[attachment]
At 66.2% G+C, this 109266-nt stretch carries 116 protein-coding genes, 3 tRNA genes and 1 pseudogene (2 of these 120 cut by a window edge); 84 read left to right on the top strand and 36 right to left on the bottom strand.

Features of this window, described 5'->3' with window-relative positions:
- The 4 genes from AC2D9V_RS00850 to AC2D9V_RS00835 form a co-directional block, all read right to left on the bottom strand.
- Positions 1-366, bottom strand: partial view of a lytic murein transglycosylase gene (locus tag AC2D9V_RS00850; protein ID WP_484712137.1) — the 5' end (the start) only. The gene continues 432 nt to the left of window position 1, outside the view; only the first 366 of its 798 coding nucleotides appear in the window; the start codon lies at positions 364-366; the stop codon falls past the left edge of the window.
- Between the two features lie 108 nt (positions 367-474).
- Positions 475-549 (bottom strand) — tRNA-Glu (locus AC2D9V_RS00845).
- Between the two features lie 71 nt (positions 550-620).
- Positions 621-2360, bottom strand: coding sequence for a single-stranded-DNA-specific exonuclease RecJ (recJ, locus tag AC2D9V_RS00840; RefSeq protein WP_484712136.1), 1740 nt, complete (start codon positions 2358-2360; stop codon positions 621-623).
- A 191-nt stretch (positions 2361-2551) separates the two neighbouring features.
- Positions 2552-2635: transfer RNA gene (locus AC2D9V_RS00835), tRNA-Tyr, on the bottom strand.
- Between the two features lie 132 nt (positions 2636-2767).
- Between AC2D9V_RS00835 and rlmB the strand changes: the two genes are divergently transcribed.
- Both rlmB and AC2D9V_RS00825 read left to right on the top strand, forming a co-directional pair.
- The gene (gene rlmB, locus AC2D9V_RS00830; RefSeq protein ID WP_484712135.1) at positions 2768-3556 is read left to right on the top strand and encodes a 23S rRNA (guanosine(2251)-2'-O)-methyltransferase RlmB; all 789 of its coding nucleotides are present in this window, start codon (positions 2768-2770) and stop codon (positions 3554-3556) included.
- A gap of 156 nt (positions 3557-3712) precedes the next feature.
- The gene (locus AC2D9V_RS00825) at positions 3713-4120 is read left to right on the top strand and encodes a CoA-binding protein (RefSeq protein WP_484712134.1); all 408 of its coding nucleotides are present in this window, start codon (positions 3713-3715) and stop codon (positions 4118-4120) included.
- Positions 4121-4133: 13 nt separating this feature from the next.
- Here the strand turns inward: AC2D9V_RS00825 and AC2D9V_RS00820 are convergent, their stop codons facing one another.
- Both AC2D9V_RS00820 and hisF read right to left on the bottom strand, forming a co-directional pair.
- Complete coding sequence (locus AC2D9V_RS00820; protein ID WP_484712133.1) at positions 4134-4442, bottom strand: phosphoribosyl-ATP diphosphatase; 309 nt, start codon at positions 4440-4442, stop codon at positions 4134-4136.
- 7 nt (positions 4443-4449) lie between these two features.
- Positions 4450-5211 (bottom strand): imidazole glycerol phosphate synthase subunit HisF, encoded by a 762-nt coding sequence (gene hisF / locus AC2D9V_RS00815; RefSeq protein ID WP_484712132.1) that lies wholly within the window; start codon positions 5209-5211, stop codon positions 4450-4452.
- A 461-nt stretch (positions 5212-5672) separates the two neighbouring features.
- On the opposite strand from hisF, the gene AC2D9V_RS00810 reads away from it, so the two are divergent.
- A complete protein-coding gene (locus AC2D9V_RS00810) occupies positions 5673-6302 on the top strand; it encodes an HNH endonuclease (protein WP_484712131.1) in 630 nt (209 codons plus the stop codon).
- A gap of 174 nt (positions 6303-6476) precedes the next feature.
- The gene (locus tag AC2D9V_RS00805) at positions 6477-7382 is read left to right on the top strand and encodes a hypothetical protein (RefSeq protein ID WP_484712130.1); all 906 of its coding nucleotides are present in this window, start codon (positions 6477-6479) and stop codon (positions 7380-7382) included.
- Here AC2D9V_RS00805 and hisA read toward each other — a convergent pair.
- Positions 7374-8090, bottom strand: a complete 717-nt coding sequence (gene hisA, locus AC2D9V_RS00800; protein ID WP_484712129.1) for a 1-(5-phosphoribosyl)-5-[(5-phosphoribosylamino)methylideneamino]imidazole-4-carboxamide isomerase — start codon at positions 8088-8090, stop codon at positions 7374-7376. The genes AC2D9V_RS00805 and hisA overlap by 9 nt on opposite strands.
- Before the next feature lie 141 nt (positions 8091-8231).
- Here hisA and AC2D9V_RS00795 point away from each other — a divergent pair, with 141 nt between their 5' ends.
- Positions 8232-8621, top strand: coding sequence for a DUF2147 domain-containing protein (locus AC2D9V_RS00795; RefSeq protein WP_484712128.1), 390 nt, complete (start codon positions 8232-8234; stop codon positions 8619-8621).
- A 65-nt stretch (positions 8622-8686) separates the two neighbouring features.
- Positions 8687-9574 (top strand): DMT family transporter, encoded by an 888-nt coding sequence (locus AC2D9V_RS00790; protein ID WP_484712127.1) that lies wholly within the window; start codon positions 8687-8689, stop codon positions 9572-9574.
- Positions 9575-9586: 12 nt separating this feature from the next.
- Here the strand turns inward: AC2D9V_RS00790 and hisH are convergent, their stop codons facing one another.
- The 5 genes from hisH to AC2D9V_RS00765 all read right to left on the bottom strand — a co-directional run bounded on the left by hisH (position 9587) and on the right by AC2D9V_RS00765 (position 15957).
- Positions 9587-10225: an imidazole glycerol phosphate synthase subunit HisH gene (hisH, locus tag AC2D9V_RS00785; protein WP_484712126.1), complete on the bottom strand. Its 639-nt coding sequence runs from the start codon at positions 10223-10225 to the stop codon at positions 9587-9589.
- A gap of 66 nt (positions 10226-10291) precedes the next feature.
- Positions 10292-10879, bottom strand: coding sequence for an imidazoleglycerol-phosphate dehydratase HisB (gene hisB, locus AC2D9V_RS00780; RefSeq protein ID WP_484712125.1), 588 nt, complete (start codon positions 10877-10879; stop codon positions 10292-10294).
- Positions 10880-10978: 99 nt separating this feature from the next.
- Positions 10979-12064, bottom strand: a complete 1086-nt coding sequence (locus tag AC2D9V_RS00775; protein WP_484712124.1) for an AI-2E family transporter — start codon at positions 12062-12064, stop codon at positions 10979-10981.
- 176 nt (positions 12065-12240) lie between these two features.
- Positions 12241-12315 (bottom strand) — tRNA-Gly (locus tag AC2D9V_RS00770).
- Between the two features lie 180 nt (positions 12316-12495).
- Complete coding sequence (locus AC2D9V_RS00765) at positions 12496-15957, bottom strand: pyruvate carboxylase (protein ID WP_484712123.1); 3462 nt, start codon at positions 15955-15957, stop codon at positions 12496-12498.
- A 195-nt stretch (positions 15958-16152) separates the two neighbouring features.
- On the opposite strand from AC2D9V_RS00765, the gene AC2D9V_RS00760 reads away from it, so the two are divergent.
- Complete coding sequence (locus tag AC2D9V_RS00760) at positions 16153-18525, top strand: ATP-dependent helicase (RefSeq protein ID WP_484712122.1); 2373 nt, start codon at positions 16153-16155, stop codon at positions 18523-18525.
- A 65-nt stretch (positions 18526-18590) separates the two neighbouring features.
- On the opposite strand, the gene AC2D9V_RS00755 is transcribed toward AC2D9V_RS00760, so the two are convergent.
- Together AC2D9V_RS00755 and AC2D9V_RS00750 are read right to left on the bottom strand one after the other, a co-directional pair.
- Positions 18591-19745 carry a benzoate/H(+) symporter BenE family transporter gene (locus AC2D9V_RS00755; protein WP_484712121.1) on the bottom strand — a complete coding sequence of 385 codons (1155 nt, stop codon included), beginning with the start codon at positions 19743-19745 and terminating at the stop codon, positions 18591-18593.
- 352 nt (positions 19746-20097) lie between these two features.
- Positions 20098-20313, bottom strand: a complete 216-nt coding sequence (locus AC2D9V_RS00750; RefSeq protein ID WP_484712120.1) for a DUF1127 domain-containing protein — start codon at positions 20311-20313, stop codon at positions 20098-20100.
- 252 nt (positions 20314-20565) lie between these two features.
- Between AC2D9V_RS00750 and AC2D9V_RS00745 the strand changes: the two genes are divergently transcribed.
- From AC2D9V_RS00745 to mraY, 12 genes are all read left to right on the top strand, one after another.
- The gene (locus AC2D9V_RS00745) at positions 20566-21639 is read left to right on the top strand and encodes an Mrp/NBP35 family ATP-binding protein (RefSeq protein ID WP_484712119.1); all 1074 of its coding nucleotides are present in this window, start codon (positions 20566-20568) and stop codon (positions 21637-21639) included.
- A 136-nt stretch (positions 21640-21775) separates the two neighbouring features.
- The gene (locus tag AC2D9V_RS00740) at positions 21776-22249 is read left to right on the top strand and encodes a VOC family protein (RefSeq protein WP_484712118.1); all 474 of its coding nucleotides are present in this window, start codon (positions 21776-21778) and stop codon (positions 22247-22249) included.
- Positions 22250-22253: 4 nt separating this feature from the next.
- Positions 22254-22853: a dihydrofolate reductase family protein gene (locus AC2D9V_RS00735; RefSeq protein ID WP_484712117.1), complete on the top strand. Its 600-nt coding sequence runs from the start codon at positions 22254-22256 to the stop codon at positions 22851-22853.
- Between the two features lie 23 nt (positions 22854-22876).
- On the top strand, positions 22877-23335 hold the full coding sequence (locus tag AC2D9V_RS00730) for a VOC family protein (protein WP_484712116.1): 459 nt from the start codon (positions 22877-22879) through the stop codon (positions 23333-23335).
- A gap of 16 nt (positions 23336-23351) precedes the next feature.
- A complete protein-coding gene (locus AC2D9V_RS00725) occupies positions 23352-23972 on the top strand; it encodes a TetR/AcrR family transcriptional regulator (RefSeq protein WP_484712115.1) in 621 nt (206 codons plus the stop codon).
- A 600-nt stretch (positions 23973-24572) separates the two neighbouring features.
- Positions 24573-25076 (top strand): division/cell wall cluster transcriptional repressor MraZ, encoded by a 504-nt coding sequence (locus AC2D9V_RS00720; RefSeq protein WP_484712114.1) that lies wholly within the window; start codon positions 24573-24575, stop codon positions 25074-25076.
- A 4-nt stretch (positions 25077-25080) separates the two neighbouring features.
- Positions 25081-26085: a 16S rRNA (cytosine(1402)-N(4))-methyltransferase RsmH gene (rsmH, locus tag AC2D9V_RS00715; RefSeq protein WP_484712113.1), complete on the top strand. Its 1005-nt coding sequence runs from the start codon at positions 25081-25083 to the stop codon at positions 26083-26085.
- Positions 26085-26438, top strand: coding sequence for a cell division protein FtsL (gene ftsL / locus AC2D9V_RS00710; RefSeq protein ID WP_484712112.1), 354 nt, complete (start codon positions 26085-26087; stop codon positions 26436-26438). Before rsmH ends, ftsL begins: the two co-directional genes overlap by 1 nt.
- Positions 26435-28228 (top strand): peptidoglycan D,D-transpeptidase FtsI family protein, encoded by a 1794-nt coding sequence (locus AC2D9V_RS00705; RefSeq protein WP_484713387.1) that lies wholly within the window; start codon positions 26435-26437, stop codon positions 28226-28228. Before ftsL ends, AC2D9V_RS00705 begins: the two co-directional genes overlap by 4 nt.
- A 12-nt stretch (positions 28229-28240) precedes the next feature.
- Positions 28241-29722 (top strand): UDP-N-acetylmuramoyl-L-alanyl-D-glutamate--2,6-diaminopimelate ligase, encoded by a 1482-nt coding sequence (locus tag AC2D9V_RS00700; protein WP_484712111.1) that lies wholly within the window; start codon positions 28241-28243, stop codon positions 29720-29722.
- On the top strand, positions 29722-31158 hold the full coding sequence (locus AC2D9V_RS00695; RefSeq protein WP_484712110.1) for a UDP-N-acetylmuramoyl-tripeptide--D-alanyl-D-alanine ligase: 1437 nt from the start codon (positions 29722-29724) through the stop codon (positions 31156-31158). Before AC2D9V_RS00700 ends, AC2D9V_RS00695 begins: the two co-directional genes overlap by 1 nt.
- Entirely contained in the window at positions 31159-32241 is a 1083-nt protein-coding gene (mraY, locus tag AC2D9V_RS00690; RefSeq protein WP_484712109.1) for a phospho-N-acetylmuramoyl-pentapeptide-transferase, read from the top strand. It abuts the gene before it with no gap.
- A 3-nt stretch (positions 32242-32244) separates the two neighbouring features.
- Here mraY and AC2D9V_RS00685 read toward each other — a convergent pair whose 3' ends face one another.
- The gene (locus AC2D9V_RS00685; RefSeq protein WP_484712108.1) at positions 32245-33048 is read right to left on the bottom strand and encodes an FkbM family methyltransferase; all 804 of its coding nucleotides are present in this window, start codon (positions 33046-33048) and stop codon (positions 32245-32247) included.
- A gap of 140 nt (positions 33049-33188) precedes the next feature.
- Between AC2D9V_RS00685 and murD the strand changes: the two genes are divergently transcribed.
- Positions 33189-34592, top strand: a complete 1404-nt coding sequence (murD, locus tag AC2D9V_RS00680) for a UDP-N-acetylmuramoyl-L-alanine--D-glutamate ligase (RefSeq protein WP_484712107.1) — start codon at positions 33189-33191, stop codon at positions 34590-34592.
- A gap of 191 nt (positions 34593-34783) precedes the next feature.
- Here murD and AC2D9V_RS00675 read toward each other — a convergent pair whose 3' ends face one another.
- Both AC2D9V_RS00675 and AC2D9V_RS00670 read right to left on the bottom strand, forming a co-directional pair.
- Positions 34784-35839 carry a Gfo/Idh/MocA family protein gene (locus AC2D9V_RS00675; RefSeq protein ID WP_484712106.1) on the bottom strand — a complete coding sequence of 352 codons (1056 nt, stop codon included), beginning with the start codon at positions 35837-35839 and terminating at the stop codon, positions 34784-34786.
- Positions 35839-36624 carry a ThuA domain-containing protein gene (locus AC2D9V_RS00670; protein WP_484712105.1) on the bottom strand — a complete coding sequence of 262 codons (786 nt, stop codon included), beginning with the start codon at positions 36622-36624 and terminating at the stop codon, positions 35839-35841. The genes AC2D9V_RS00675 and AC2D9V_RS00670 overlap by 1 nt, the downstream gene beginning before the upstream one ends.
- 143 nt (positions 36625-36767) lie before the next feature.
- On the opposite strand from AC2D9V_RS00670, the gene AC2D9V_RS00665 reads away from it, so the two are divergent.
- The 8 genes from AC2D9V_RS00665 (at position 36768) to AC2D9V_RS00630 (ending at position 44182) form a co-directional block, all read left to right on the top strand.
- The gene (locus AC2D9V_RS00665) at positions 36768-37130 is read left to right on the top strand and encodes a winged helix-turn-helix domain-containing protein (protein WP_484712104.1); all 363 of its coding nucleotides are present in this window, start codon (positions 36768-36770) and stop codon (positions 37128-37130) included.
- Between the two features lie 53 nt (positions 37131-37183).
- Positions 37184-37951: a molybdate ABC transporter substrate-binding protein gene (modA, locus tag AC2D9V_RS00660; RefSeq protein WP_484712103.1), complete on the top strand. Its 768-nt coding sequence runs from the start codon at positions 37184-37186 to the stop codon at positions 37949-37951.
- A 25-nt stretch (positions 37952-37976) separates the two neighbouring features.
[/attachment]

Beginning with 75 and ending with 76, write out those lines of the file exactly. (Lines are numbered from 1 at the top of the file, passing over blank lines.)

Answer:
- Positions 28241-29722 (top strand): UDP-N-acetylmuramoyl-L-alanyl-D-glutamate--2,6-diaminopimelate ligase, encoded by a 1482-nt coding sequence (locus tag AC2D9V_RS00700; protein WP_484712111.1) that lies wholly within the window; start codon positions 28241-28243, stop codon positions 29720-29722.
- On the top strand, positions 29722-31158 hold the full coding sequence (locus AC2D9V_RS00695; RefSeq protein WP_484712110.1) for a UDP-N-acetylmuramoyl-tripeptide--D-alanyl-D-alanine ligase: 1437 nt from the start codon (positions 29722-29724) through the stop codon (positions 31156-31158). Before AC2D9V_RS00700 ends, AC2D9V_RS00695 begins: the two co-directional genes overlap by 1 nt.